Common conceptions of the Himalayas render them as frontier, as refuge, or as borderland, and tend to see remoteness as the primary factor that defines local conditions. This, however, fails to capture long-standing Himalayan experiences of being connected with the wider world. Remote does not necessarily mean “out-of-the-way”, and more important than distance from an urban center is the positionality of a particular place in relation to routes of exchange. In the high mountains of Asia, exchange, movement, and ambition usually congregate along certain lines – or pathways, as I propose to call them.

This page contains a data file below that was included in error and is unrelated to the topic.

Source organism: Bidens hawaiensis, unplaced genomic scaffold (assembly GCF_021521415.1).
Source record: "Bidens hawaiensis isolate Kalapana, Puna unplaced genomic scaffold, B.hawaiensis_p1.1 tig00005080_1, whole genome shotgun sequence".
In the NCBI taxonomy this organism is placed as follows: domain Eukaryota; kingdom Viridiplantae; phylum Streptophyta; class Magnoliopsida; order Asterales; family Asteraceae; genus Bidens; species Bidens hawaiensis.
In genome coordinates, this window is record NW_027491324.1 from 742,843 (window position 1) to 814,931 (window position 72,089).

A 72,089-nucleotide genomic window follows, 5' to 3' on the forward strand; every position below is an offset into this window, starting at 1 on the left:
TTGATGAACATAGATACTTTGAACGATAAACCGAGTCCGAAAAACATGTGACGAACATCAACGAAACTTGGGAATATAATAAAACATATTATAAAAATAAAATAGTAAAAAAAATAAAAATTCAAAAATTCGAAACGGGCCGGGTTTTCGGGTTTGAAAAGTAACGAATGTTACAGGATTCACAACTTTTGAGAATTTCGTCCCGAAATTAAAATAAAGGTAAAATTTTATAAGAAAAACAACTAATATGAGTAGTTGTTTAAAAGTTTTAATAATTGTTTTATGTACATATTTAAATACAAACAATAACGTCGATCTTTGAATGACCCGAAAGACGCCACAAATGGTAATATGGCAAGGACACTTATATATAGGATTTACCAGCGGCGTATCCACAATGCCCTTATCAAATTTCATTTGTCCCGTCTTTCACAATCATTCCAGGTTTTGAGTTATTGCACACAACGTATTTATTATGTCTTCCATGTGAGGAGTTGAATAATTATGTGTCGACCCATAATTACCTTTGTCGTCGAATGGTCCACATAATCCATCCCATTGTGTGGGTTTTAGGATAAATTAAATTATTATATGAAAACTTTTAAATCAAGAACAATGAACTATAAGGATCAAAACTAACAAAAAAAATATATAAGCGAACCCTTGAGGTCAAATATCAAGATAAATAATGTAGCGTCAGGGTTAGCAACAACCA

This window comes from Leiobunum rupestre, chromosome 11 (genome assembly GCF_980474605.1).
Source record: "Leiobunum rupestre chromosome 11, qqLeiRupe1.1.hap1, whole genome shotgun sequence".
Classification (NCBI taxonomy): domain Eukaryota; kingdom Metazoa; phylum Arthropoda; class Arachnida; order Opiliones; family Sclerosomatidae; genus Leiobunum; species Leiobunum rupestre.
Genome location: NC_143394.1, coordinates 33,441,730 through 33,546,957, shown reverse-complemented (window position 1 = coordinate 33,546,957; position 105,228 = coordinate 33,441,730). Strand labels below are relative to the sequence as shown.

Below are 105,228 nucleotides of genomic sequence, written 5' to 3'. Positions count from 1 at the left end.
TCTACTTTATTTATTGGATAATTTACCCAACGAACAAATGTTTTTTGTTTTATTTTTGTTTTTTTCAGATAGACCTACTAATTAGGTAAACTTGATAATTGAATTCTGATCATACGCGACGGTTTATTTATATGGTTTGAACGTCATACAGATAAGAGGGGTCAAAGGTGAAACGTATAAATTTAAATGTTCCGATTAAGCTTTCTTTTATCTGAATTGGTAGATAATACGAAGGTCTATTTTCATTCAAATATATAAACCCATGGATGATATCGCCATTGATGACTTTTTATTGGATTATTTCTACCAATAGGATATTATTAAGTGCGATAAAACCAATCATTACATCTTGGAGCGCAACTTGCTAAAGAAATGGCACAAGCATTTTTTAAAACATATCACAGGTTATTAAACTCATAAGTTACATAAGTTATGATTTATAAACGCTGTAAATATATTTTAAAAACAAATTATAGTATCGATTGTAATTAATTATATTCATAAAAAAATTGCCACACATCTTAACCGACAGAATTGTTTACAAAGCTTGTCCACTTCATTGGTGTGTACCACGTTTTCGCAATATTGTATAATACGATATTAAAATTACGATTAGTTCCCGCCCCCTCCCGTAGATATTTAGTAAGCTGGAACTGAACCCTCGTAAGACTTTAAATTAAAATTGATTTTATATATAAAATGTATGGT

The notion of pathways sheds light on partial continuities where teleological assumptions engrained in center-periphery thinking tend to foreground a singular big transformation from tradition to modernity. Moreover, the notion of pathways renders visible both socio-spatial relations within borderlands as well as between them.
In this talk, based on research in northern Nepal since 2011, I use the concept of pathways to approach two interrelated themes at the core of Himalayan experiences of global history. First, in the Himalayas, pathways typically cross international borders. These borders, with their infrastructures and regimes, play a crucial role in how pathways are used, revived or abandoned. And second, pathway economies are closely tied to questions of distribution – both in a Marxist sense of how surplus is shared and in the sense of logistics and trade. Both, I argue, require forms of labour that are usually overlooked in current debates on seemingly remote areas around the world.